Recent images of water lapping against seawalls fronting condos and hotels on Seven Mile Beach aptly demonstrate the potentially devastating economic consequences of permanent beach loss to the island’s economy.
While there are other factors at play, most significantly the impact of development on the active beach, the influence of climate change cannot be dismissed.
Continued sea-level rise will mean more coastal erosion and shoreline retreat for small islands over the next several decades, the IPCC report warns.
This could happen gradually over time or as an ‘episodic event’ such as extreme storm surge wiping away chunks of shoreline.
“Shoreline retreat is projected along sandy coasts of most small islands,” the report indicates.
The IPCC notes, in an earlier report on the impact of climate change on the world’s oceans, that preserving natural features, like coral reefs and mangroves, is the best way to mitigate the impacts of coastal erosion.
Raising the height of the bottom floors of shoreline buildings, moving structures further inland and avoiding new development in low-lying coastal zones, are also highlighted as potential strategies to avoid the worst consequences of rising seas and shoreline retreat.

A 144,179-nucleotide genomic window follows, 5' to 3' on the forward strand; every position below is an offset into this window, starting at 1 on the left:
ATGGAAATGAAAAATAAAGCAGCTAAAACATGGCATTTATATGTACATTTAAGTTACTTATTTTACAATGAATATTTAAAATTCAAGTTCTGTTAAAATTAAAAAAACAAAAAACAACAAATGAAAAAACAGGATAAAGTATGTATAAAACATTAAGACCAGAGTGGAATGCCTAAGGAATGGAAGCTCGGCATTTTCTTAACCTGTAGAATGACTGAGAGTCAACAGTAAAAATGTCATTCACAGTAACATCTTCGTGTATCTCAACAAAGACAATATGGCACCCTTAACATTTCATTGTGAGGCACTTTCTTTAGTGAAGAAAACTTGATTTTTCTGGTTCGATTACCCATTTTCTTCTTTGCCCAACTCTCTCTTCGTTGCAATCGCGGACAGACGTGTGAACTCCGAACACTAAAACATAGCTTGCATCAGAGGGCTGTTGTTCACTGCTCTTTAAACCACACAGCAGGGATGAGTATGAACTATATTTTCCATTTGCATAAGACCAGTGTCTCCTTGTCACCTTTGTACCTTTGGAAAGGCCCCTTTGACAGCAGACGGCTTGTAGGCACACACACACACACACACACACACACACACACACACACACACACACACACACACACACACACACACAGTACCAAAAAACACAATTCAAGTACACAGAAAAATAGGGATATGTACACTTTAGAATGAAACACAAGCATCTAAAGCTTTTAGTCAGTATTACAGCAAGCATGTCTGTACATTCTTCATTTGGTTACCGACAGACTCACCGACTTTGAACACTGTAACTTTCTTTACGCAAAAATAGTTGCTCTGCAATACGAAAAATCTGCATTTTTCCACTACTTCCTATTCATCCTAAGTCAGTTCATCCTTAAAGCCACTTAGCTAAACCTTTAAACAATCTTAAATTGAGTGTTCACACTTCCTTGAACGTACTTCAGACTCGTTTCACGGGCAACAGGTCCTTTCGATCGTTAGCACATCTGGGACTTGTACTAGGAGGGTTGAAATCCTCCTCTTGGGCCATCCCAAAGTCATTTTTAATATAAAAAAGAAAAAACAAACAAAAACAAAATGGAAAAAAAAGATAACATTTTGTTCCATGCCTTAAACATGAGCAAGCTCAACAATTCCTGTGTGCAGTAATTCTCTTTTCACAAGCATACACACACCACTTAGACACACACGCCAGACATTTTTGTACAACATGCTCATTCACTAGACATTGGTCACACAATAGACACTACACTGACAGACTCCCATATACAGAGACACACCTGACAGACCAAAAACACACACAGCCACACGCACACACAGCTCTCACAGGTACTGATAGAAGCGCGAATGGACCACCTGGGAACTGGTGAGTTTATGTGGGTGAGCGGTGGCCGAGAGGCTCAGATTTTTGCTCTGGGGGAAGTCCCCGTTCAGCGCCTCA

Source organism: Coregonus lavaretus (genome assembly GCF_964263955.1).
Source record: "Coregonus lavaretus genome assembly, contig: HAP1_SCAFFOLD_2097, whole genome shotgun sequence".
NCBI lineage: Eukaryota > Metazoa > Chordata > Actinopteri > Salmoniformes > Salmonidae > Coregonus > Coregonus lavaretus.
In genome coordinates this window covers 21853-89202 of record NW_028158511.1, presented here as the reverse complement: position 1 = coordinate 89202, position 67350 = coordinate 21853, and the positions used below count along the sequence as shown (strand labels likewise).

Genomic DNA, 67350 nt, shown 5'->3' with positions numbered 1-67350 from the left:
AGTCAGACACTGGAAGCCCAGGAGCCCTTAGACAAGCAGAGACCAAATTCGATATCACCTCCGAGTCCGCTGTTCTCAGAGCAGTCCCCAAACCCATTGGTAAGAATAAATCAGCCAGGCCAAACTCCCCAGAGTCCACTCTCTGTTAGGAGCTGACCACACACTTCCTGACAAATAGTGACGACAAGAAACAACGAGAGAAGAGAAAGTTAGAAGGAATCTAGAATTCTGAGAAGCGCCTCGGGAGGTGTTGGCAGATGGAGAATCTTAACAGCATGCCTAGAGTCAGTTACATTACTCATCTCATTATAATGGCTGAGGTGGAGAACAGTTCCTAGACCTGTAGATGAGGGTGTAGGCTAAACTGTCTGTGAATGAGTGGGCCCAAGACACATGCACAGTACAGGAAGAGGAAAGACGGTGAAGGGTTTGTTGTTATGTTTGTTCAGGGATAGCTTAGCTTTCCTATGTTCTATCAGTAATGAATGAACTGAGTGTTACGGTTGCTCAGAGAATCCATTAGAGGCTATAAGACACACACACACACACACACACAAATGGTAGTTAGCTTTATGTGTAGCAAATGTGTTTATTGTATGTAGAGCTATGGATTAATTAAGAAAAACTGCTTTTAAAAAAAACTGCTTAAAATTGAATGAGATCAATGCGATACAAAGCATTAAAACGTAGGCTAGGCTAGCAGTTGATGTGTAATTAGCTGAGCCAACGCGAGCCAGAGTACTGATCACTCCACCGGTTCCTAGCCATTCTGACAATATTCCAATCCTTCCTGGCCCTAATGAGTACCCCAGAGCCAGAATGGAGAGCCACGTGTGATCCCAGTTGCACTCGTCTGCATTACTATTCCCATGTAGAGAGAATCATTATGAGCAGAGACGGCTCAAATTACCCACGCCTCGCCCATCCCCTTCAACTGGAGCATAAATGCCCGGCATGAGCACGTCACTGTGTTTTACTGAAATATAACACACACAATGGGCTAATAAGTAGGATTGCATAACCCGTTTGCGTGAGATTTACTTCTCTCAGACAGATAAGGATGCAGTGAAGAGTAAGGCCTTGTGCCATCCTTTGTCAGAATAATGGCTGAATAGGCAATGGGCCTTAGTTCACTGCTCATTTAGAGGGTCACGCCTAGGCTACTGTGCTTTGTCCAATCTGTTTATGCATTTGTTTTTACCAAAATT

5. Hotter, drier conditions expected
It is no coincidence that the Cayman Islands has experienced some of the hottest, driest conditions on record over the past few years.
According to the IPCC report, this trend will continue projecting a “likely decrease in rainfall” during summer in the Caribbean.
“These drying trends will likely continue in coming decades,” the report states.
“It is very likely that most Small Islands have warmed over the period of instrumental records and continued temperature increases in the 21st century will further increase heat stress in these regions.”
Globally, droughts will become more common and more severe, the report projects.
Lower rainfall is unlikely to impact drinking water in Cayman, which comes from desalinating seawater, but it would be a problem for farmers who rely on wells to water their crops. Underground aquifers need regular rainfall to replenish themselves.